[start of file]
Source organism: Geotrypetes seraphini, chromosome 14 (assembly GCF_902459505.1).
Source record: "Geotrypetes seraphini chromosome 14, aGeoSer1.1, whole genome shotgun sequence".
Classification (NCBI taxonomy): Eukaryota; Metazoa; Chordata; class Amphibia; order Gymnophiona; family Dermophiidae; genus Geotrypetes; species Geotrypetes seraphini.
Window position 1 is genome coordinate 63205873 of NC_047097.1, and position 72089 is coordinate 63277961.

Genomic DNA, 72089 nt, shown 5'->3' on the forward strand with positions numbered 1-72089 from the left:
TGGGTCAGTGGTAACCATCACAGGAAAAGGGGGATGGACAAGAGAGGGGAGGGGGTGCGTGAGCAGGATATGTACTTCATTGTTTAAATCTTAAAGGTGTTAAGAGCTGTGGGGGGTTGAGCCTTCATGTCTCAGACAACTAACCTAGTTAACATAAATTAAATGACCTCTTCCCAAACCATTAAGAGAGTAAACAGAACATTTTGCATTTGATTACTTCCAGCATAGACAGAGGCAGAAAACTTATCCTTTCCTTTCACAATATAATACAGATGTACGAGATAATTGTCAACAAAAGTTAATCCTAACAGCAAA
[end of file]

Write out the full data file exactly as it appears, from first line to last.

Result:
Source organism: Geotrypetes seraphini, chromosome 14 (assembly GCF_902459505.1).
Source record: "Geotrypetes seraphini chromosome 14, aGeoSer1.1, whole genome shotgun sequence".
Classification (NCBI taxonomy): Eukaryota; Metazoa; Chordata; class Amphibia; order Gymnophiona; family Dermophiidae; genus Geotrypetes; species Geotrypetes seraphini.
Window position 1 is genome coordinate 63205873 of NC_047097.1, and position 72089 is coordinate 63277961.

Genomic DNA, 72089 nt, shown 5'->3' on the forward strand with positions numbered 1-72089 from the left:
TGGGTCAGTGGTAACCATCACAGGAAAAGGGGGATGGACAAGAGAGGGGAGGGGGTGCGTGAGCAGGATATGTACTTCATTGTTTAAATCTTAAAGGTGTTAAGAGCTGTGGGGGGTTGAGCCTTCATGTCTCAGACAACTAACCTAGTTAACATAAATTAAATGACCTCTTCCCAAACCATTAAGAGAGTAAACAGAACATTTTGCATTTGATTACTTCCAGCATAGACAGAGGCAGAAAACTTATCCTTTCCTTTCACAATATAATACAGATGTACGAGATAATTGTCAACAAAAGTTAATCCTAACAGCAAA